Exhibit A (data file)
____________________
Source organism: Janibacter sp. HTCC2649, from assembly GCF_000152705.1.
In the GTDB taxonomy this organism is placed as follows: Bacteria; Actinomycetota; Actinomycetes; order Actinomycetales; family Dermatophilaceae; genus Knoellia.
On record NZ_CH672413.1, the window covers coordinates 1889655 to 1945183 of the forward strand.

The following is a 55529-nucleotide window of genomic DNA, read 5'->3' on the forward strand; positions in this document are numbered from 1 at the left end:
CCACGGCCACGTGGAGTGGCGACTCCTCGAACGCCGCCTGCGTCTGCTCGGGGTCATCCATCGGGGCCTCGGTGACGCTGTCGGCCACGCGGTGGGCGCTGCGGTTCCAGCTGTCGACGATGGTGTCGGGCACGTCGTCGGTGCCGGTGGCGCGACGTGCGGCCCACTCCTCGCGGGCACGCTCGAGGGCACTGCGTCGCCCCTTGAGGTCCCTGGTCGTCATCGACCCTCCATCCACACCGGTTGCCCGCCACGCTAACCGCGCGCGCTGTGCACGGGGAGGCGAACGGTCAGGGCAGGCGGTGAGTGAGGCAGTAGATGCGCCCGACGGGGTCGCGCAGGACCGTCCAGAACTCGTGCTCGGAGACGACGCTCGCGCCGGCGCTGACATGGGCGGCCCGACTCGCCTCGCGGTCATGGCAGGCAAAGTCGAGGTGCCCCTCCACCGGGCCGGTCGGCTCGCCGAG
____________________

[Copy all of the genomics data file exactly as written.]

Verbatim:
Source organism: Janibacter sp. HTCC2649, from assembly GCF_000152705.1.
In the GTDB taxonomy this organism is placed as follows: Bacteria; Actinomycetota; Actinomycetes; order Actinomycetales; family Dermatophilaceae; genus Knoellia.
On record NZ_CH672413.1, the window covers coordinates 1889655 to 1945183 of the forward strand.

The following is a 55529-nucleotide window of genomic DNA, read 5'->3' on the forward strand; positions in this document are numbered from 1 at the left end:
CCACGGCCACGTGGAGTGGCGACTCCTCGAACGCCGCCTGCGTCTGCTCGGGGTCATCCATCGGGGCCTCGGTGACGCTGTCGGCCACGCGGTGGGCGCTGCGGTTCCAGCTGTCGACGATGGTGTCGGGCACGTCGTCGGTGCCGGTGGCGCGACGTGCGGCCCACTCCTCGCGGGCACGCTCGAGGGCACTGCGTCGCCCCTTGAGGTCCCTGGTCGTCATCGACCCTCCATCCACACCGGTTGCCCGCCACGCTAACCGCGCGCGCTGTGCACGGGGAGGCGAACGGTCAGGGCAGGCGGTGAGTGAGGCAGTAGATGCGCCCGACGGGGTCGCGCAGGACCGTCCAGAACTCGTGCTCGGAGACGACGCTCGCGCCGGCGCTGACATGGGCGGCCCGACTCGCCTCGCGGTCATGGCAGGCAAAGTCGAGGTGCCCCTCCACCGGGCCGGTCGGCTCGCCGAG